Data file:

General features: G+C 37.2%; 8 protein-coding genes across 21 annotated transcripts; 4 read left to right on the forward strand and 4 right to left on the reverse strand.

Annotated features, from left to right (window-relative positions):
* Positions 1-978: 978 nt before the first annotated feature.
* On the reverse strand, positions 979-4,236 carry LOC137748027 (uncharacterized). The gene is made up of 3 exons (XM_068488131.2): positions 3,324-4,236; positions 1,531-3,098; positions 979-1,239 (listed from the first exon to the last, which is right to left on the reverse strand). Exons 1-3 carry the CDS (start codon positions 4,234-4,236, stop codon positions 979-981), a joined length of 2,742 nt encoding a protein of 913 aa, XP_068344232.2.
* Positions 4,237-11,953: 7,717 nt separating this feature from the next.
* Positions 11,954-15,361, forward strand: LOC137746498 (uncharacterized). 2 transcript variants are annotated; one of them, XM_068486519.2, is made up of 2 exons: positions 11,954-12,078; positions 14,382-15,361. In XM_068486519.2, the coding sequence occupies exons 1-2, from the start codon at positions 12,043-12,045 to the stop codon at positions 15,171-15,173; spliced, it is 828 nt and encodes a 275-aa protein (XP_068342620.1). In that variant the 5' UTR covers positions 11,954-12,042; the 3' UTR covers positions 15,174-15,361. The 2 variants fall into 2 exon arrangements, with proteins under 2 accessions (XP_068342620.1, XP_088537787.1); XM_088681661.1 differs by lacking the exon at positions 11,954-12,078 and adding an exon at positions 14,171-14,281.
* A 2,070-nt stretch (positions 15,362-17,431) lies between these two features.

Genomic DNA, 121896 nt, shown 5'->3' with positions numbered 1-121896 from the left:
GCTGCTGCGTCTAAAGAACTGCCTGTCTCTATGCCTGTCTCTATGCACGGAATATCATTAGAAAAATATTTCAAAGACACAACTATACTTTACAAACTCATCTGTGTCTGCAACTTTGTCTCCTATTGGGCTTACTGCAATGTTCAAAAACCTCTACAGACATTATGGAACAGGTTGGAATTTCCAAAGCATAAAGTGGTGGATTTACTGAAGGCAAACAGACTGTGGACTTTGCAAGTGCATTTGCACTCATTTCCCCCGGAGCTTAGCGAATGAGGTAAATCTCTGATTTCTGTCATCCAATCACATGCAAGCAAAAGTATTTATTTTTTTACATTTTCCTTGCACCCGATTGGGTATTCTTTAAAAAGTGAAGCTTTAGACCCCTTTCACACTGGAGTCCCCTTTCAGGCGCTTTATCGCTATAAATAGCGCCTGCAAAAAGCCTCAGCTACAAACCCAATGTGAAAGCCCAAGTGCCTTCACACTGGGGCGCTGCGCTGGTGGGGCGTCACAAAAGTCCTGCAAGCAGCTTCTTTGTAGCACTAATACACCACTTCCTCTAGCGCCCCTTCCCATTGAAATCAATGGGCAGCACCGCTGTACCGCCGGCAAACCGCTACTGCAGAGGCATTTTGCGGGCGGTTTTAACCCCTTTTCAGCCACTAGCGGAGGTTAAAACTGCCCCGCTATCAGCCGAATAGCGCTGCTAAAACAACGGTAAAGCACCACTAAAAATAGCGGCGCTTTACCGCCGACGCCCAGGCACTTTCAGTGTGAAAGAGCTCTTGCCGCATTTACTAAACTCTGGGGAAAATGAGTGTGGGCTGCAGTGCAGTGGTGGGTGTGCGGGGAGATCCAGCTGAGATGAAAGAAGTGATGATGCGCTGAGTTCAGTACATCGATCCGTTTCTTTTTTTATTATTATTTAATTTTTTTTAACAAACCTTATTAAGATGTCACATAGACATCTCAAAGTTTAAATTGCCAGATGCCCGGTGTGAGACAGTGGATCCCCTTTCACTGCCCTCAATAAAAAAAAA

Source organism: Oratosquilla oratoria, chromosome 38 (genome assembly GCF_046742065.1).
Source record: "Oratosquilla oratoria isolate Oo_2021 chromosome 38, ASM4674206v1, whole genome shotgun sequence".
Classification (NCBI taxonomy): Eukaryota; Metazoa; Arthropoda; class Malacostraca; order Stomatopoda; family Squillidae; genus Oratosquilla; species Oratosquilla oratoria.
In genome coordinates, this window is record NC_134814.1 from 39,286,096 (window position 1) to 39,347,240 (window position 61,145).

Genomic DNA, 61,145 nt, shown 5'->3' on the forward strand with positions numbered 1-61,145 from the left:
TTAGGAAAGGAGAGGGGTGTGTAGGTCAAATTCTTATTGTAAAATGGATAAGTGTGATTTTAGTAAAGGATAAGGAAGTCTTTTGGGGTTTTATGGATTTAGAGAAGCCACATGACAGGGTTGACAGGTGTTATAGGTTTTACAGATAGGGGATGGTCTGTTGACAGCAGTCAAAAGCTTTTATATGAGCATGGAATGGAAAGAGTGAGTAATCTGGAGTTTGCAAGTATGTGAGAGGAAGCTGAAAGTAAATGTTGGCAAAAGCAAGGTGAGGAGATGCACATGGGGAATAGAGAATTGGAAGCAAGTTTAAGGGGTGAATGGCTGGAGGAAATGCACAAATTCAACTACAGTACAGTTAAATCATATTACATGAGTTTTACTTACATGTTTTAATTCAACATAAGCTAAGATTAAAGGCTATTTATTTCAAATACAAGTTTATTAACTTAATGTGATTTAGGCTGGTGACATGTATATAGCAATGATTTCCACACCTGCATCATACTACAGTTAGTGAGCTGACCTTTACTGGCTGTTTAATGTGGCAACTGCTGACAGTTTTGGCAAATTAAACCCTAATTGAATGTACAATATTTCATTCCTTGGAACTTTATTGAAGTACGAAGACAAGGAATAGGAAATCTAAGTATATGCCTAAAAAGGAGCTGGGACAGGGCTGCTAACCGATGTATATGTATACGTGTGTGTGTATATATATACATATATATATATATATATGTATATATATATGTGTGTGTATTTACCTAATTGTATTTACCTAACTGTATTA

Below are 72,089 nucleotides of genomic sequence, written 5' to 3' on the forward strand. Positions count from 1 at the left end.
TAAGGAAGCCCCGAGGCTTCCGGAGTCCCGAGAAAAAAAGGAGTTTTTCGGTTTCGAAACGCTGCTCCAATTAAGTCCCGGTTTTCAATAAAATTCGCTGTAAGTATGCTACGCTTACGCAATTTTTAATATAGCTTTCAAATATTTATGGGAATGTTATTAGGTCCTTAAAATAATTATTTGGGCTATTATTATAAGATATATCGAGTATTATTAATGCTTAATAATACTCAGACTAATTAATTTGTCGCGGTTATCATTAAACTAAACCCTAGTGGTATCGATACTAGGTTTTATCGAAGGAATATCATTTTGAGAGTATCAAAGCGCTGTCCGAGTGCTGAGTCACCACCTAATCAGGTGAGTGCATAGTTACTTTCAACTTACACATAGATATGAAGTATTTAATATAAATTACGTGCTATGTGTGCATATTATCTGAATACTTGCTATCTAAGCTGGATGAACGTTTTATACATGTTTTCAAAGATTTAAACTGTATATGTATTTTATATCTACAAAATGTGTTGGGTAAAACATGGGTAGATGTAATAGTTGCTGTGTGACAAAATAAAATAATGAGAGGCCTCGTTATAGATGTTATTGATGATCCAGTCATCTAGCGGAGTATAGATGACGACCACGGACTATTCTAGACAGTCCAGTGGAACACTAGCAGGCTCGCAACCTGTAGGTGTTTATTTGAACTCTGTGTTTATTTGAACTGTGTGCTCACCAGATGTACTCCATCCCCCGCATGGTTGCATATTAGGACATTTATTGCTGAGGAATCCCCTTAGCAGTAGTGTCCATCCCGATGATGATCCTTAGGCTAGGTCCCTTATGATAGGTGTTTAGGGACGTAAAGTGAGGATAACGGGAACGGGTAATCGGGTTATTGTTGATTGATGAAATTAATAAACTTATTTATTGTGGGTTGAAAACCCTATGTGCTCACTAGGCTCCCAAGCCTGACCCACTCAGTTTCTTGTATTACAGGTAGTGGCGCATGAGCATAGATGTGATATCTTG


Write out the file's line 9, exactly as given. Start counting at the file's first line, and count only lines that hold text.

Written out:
GCTGCTGCGTCTAAAGAACTGCCTGTCTCTATGCCTGTCTCTATGCACGGAATATCATTAGAAAAATATTTCAAAGACACAACTATACTTTACAAACTCATCTGTGTCTGCAACTTTGTCTCCTATTGGGCTTACTGCAATGTTCAAAAACCTCTACAGACATTATGGAACAGGTTGGAATTTCCAAAGCATAAAGTGGTGGATTTACTGAAGGCAAACAGACTGTGGACTTTGCAAGTGCATTTGCACTCATTTCCCCCGGAGCTTAGCGAATGAGGTAAATCTCTGATTTCTGTCATCCAATCACATGCAAGCAAAAGTATTTATTTTTTTACATTTTCCTTGCACCCGATTGGGTATTCTTTAAAAAGTGAAGCTTTAGACCCCTTTCACACTGGAGTCCCCTTTCAGGCGCTTTATCGCTATAAATAGCGCCTGCAAAAAGCCTCAGCTACAAACCCAATGTGAAAGCCCAAGTGCCTTCACACTGGGGCGCTGCGCTGGTGGGGCGTCACAAAAGTCCTGCAAGCAGCTTCTTTGTAGCACTAATACACCACTTCCTCTAGCGCCCCTTCCCATTGAAATCAATGGGCAGCACCGCTGTACCGCCGGCAAACCGCTACTGCAGAGGCATTTTGCGGGCGGTTTTAACCCCTTTTCAGCCACTAGCGGAGGTTAAAACTGCCCCGCTATCAGCCGAATAGCGCTGCTAAAACAACGGTAAAGCACCACTAAAAATAGCGGCGCTTTACCGCCGACGCCCAGGCACTTTCAGTGTGAAAGAGCTCTTGCCGCATTTACTAAACTCTGGGGAAAATGAGTGTGGGCTGCAGTGCAGTGGTGGGTGTGCGGGGAGATCCAGCTGAGATGAAAGAAGTGATGATGCGCTGAGTTCAGTACATCGATCCGTTTCTTTTTTTATTATTATTTAATTTTTTTTAACAAACCTTATTAAGATGTCACATAGACATCTCAAAGTTTAAATTGCCAGATGCCCGGTGTGAGACAGTGGATCCCCTTTCACTGCCCTCAATAAAAAAAAA